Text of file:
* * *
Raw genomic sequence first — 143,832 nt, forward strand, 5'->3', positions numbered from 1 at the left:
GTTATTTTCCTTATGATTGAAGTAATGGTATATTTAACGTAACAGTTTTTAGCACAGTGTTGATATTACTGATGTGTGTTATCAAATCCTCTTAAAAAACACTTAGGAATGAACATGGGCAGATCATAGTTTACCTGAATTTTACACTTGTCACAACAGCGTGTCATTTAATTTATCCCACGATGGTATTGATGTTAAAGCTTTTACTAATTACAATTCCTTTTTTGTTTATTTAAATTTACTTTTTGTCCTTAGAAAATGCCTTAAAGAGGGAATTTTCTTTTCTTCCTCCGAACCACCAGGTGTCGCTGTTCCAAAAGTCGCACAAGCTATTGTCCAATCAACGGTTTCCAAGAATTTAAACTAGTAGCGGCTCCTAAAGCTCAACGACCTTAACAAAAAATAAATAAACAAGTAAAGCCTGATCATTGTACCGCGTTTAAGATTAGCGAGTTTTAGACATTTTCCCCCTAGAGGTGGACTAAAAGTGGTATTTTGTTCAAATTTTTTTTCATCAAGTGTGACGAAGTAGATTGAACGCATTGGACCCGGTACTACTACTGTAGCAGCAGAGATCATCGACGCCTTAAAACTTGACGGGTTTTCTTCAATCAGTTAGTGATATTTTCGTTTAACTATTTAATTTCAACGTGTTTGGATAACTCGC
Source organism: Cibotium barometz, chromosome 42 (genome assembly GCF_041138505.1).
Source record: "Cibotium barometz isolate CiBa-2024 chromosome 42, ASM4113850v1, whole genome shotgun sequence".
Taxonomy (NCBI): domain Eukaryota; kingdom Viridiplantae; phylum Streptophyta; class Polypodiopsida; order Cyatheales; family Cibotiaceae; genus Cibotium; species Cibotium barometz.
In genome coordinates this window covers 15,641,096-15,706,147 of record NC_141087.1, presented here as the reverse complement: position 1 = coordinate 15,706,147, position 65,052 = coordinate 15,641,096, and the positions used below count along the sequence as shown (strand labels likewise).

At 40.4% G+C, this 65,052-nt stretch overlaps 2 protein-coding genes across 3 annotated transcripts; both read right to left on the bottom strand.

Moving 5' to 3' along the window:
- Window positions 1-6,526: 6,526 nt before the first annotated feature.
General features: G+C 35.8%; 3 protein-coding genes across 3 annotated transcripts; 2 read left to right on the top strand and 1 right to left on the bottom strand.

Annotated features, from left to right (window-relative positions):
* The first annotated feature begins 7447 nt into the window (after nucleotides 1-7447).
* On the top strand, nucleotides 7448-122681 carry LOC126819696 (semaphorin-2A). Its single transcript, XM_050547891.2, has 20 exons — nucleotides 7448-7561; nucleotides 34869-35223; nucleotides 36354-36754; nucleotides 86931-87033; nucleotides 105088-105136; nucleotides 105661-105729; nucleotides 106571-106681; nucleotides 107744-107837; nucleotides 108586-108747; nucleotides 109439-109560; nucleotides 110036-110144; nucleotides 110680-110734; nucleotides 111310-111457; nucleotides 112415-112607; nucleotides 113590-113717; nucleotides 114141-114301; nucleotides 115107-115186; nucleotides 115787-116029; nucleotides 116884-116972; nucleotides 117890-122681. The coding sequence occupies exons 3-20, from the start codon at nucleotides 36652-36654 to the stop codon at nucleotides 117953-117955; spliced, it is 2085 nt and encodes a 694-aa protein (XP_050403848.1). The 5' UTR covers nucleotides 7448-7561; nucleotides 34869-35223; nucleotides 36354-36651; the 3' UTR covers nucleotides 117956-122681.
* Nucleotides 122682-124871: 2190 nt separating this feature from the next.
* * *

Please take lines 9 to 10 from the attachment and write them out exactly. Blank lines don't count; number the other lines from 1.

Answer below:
- Window positions 1-6,526: 6,526 nt before the first annotated feature.
General features: G+C 35.8%; 3 protein-coding genes across 3 annotated transcripts; 2 read left to right on the top strand and 1 right to left on the bottom strand.